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arainshowerLate yesterday just after I had arrived at the party marking the 85th birthday of my friend, Florence, the skies opened and gave a torrential drink of water to the parched earth. Just before I left an hour later to return to the retreat I was hosting at home, the rain stopped. Sometimes things just happen that way. Had I been home without a group of people wrapping up an afternoon of deep reflection, I would have loved to go outside and let myself be washed by the cooling water falling from the sky, as I symbolically felt the sensation of having all things being made new. I opted instead for the reasonable option of staying dry.

Today is Sunday, the start not only of a new day, but a new week of life. I know my calendar holds information about many events this week and so good intentions must be made. I will need to be very focused to use my time well as the week unfolds. Right now, however, I wish only to breathe into the moment in which I find myself as I join with John Philip Newell to bless the day at hand.

For the gift of this new day, for waking again from the dreams of the night, for our bodies strengthened and our minds renewed, thanks be to you, O God. You are the stillness of the night. You are the genesis of the morning. You are the moistness of new conception. Let there be peace in the human soul, let there be wakings to new consciousness, let there be tears of love. In the life of the world this day and in our own hearts let there be fresh tears of love. (Praying with the Earth – A Prayerbook for Peace)

 

 

 

 

 

 

 

Kateri, “Lily of the Mohawk”

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akateriToday is the feast of St. Kateri Tekakwitha, the first Native American saint, whom we New Yorkers claim for our own. Kateri  was born in 1656 in what is now Auriesville, New York and died only 24 years later. The daughter of a Mohawk chief and an Algonquin mother, she became an orphan at age four when a smallpox epidemic claimed both her parents and her brother. Her short life was one of generosity and holiness, influenced by Jesuit missionaries and her own deep faith.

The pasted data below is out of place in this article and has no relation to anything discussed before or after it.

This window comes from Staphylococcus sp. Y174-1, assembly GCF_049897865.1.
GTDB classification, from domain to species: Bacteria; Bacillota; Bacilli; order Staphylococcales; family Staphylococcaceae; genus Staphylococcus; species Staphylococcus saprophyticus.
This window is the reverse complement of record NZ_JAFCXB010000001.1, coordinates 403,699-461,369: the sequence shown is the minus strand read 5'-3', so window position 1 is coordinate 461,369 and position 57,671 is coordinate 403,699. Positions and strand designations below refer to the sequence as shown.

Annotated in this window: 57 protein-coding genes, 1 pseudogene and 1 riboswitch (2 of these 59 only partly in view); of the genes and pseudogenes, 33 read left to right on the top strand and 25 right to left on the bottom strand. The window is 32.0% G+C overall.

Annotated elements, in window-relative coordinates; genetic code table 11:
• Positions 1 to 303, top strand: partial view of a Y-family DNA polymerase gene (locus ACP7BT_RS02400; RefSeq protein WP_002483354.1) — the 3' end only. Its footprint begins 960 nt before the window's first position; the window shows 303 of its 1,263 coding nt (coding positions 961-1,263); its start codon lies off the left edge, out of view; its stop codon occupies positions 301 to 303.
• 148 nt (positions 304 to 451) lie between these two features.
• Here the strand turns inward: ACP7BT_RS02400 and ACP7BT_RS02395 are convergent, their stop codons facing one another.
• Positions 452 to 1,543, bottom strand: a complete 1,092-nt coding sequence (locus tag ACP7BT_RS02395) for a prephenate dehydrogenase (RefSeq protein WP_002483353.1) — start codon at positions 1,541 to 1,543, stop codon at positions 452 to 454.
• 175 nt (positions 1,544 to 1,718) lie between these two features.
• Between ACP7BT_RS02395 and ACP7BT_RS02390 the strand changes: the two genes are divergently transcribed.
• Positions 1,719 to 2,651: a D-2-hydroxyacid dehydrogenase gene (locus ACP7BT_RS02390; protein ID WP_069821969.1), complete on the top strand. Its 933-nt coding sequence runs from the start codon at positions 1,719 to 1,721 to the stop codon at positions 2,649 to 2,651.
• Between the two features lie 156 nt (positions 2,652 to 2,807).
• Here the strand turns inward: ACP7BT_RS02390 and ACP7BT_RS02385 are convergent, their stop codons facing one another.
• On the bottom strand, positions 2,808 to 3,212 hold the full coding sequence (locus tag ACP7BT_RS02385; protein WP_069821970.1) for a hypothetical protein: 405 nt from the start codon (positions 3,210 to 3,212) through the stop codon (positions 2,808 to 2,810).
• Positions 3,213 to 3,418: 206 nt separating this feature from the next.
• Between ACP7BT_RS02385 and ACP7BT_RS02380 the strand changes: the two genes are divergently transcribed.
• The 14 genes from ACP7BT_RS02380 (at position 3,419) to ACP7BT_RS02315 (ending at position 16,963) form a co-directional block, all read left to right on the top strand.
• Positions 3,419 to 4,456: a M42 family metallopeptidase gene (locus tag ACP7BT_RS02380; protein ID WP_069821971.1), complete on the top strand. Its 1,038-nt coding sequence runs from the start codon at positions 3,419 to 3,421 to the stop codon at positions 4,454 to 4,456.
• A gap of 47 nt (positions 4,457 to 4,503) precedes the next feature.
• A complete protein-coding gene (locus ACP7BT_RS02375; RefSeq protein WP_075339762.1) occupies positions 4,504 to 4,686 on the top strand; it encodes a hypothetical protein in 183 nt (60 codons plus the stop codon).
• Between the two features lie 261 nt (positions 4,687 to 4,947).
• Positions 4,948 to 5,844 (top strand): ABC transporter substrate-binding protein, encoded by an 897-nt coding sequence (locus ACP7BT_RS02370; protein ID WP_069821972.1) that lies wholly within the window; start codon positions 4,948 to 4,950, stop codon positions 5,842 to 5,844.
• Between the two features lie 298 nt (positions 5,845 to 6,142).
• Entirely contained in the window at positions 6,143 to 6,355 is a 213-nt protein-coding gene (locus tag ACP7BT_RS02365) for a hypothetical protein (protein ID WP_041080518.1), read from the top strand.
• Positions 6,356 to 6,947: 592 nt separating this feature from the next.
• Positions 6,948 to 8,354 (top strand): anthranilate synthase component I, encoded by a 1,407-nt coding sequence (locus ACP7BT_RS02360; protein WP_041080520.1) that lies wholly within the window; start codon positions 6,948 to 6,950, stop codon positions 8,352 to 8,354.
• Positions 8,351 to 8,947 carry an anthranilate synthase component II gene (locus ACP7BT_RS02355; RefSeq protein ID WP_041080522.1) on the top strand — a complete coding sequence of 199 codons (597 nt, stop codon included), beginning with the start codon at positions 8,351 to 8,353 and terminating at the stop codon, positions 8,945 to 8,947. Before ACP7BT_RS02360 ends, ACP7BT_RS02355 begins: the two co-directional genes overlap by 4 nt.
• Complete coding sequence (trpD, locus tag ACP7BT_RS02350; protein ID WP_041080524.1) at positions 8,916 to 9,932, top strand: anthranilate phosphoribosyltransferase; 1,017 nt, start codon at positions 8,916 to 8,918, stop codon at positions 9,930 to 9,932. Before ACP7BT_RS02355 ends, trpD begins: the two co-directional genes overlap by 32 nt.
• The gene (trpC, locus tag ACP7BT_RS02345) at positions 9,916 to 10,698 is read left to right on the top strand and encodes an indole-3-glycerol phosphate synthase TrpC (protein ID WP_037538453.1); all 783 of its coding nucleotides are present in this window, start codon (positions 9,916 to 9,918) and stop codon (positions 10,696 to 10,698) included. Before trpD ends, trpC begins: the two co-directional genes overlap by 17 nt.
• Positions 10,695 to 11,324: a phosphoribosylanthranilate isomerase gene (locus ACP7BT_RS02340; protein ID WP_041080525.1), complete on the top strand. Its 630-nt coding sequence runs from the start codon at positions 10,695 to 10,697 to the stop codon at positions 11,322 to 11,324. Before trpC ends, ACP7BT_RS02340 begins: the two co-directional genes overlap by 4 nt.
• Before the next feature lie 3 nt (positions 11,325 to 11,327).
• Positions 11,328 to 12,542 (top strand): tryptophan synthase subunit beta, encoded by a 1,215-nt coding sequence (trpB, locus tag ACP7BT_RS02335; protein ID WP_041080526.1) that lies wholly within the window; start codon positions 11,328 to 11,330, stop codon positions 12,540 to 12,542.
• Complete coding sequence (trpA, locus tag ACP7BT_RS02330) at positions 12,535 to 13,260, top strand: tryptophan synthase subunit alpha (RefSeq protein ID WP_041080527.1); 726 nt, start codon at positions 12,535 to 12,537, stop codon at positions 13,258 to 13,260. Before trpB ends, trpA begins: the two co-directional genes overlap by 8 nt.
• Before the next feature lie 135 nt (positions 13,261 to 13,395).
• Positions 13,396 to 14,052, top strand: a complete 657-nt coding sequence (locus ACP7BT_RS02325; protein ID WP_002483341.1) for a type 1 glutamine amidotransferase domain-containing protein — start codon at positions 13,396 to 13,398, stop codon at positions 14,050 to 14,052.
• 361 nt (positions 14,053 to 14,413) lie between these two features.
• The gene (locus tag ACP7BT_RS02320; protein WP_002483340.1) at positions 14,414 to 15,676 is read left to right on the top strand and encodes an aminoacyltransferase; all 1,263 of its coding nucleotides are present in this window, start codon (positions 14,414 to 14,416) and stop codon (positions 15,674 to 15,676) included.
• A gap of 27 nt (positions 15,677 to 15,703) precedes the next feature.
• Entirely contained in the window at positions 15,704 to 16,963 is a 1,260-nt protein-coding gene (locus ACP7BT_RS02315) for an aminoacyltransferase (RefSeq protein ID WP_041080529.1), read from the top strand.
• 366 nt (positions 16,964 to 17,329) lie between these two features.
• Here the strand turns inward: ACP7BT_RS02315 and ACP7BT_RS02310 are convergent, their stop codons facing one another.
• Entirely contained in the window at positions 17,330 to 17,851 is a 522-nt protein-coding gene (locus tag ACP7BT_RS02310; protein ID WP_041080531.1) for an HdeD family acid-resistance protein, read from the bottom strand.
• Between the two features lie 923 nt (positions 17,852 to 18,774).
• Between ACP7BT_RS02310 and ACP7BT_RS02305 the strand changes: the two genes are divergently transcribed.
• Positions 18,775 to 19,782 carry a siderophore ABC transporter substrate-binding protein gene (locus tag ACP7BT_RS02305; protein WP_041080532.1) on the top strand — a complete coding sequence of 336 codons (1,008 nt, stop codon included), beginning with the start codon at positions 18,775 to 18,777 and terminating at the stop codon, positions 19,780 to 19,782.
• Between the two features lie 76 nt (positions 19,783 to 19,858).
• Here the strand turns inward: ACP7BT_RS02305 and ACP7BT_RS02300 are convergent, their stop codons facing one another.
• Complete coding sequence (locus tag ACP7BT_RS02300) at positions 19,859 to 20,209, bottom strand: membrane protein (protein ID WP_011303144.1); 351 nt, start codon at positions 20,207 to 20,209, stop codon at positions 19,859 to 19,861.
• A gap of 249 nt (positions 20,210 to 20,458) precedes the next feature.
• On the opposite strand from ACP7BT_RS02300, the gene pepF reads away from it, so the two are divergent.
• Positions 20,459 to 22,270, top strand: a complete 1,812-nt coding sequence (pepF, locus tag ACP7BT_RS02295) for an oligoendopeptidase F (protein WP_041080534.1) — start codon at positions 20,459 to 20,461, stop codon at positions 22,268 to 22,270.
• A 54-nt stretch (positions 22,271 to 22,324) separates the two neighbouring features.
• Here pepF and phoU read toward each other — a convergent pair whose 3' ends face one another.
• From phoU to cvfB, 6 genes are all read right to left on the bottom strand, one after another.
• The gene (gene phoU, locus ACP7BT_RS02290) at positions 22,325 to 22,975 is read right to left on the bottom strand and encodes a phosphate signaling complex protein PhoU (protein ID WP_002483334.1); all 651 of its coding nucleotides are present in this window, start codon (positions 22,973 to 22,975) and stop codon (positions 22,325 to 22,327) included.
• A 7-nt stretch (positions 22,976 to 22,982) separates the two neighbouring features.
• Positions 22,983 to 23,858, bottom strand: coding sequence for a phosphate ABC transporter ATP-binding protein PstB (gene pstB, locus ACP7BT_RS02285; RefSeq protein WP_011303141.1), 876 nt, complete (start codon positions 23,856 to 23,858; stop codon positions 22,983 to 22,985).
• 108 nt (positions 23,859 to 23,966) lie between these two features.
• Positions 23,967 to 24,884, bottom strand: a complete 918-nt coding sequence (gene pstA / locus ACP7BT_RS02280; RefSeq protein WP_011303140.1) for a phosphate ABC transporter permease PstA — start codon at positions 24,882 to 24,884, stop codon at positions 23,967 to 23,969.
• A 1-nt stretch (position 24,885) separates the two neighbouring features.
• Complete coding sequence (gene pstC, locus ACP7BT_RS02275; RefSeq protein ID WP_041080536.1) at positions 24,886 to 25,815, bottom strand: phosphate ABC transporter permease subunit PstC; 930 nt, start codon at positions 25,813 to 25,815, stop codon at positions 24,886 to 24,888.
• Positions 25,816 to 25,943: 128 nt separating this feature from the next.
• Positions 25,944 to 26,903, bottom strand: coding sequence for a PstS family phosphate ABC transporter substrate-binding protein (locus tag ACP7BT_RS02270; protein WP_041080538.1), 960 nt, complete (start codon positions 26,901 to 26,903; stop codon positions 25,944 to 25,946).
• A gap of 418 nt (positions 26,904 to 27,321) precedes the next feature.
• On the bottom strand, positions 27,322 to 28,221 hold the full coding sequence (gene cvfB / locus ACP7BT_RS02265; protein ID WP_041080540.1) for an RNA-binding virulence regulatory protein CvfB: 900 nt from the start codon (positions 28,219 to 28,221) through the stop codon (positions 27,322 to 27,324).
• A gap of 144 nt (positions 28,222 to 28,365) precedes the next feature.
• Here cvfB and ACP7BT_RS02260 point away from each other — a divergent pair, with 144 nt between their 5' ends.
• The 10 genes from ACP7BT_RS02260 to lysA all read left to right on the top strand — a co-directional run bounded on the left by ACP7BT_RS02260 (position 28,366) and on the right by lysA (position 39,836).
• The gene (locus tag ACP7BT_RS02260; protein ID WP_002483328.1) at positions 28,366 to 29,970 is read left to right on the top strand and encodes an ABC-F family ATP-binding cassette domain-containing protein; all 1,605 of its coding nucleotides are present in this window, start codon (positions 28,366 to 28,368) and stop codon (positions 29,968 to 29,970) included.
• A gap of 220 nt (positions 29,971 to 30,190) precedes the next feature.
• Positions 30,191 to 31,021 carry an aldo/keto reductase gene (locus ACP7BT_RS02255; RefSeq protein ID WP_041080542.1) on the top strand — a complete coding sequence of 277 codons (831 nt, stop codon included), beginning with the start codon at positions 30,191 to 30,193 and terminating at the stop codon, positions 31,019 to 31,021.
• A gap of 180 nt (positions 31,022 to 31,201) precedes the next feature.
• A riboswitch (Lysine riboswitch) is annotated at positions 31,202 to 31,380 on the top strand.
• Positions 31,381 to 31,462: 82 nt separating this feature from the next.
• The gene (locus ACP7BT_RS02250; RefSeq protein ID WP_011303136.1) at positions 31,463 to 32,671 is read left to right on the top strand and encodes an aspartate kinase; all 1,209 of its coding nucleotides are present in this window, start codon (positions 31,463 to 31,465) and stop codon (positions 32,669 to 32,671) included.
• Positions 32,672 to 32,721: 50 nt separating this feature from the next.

In our day, we have learned to celebrate the spirituality of Native peoples who understand more clearly than most inhabitants of our beautiful land that we are not here to take advantage of the natural world but rather to protect and honor it. As Chief Seattle wrote, “Humankind has not woven the web of life. We are but one thread within it. Whatever we do to the web, we do to ourselves. All things are bound together. All things connect…”

Today would be a good day to pray in gratitude for the gifts of the natural world and for those who work to protect it. A question to consider in our reflection might include our assessment of ourselves as environmentalists. Do I walk softly on the earth, trying never to disturb the balance of nature? Am I aware of my “carbon footprint” and taking steps to reduce it? Do I recycle and work to keep our waterways pure? The list goes on…How can we be kinder to our Mother Earth, each of us doing our part?

May you walk in beauty today.

 

 

 

 

 

 

Anticipation

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asunrisewomanOver the past half hour I have had a line from the movie, The Sound of Music, floating in and out of my mind. As Julie Andrews is about to embark on her adventure as a nanny/governess for seven children she muses, “What will this day be like…I wonder…” My wondering is nothing like that of Ms. Andrews/Maria. I am anticipating the arrival of eleven women who have been participating in book studies at The Sophia Center over the past year. They are coming for a sort of “reunion workshop” that I’m sure will be extraordinary as they are, themselves, no ordinary women. My anticipation is calm and willing, an expectation of blessing and rest. So I pray for all of us (and seekers everywhere) a lovely morning “Prayer of Awareness” from John Phillip Newell.

At the beginning of the day we seek your countenance among us, O God, in the countless forms of creation all around us, in the sun’s rising glory, in the face of friend and stranger. Your Presence within every presence, your Light within all light, your Heart at the heart of this moment. May the fresh light of morning wash our sight that we may see your Life in every life this day.

 

 

 

 

 

 

That’s Life!

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amapThis morning I got up at 6:00, the absolutely last moment possible if I were to complete the several tasks (or at least the majority) before scooting out the door for an 8:30 meeting 20ish miles away. Then I remembered that I had promised directions to a group of people who will be attending a workshop this weekend at The Spiritual Center where I live. I had told them at our evening book group meeting last evening that I would send the information about getting there  before I went to bed. When I got home, however, I had no service, a distress for all of us and the electronic devices in our home last night. The upside of that predicament was that I got to sleep a bit earlier, but I was left with that task for this morning – thus the delay in this writing.